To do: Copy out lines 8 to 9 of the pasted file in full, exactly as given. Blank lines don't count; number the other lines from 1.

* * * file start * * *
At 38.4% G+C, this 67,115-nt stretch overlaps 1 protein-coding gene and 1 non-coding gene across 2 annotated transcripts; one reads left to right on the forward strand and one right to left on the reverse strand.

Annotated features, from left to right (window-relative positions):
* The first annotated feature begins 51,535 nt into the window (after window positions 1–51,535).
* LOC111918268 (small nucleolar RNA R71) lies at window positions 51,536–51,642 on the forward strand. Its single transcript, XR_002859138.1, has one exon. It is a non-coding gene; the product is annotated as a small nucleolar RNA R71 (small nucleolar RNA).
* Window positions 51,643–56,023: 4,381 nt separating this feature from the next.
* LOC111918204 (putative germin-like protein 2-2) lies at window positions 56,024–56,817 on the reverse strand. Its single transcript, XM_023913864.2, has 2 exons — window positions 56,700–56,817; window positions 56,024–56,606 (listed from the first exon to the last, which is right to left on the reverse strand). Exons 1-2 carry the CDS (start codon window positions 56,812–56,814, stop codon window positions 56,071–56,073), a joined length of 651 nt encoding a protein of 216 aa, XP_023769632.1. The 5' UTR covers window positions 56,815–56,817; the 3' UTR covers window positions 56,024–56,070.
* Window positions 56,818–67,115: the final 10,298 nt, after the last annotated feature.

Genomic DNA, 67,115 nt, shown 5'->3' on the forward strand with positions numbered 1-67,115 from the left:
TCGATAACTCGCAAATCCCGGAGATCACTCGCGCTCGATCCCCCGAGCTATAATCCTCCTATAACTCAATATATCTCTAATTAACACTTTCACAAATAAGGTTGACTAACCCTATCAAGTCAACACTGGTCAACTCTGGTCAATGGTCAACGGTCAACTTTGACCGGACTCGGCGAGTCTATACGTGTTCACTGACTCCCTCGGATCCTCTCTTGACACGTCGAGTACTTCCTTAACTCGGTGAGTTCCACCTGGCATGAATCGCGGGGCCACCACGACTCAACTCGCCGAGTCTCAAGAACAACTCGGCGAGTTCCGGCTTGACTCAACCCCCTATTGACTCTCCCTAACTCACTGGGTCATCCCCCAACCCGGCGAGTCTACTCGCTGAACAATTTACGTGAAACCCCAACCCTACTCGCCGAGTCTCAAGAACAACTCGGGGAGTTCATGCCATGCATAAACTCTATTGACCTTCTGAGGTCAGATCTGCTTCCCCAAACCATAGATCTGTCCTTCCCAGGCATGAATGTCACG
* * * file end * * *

Genomic DNA, 67,115 nt, shown 5'->3' on the forward strand with positions numbered 1-67,115 from the left:
TCGATAACTCGCAAATCCCGGAGATCACTCGCGCTCGATCCCCCGAGCTATAATCCTCCTATAACTCAATATATCTCTAATTAACACTTTCACAAATAAGGTTGACTAACCCTATCAAGTCAACACTGGTCAACTCTGGTCAATGGTCAACGGTCAACTTTGACCGGACTCGGCGAGTCTATACGTGTTCACTGACTCCCTCGGATCCTCTCTTGACACGTCGAGTACTTCCTTAACTCGGTGAGTTCCACCTGGCATGAATCGCGGGGCCACCACGACTCAACTCGCCGAGTCTCAAGAACAACTCGGCGAGTTCCGGCTTGACTCAACCCCCTATTGACTCTCCCTAACTCACTGGGTCATCCCCCAACCCGGCGAGTCTACTCGCTGAACAATTTACGTGAAACCCCAACCCTACTCGCCGAGTCTCAAGAACAACTCGGGGAGTTCATGCCATGCATAAACTCTATTGACCTTCTGAGGTCAGATCTGCTTCCCCAAACCATAGATCTGTCCTTCCCAGGCATGAATGTCACG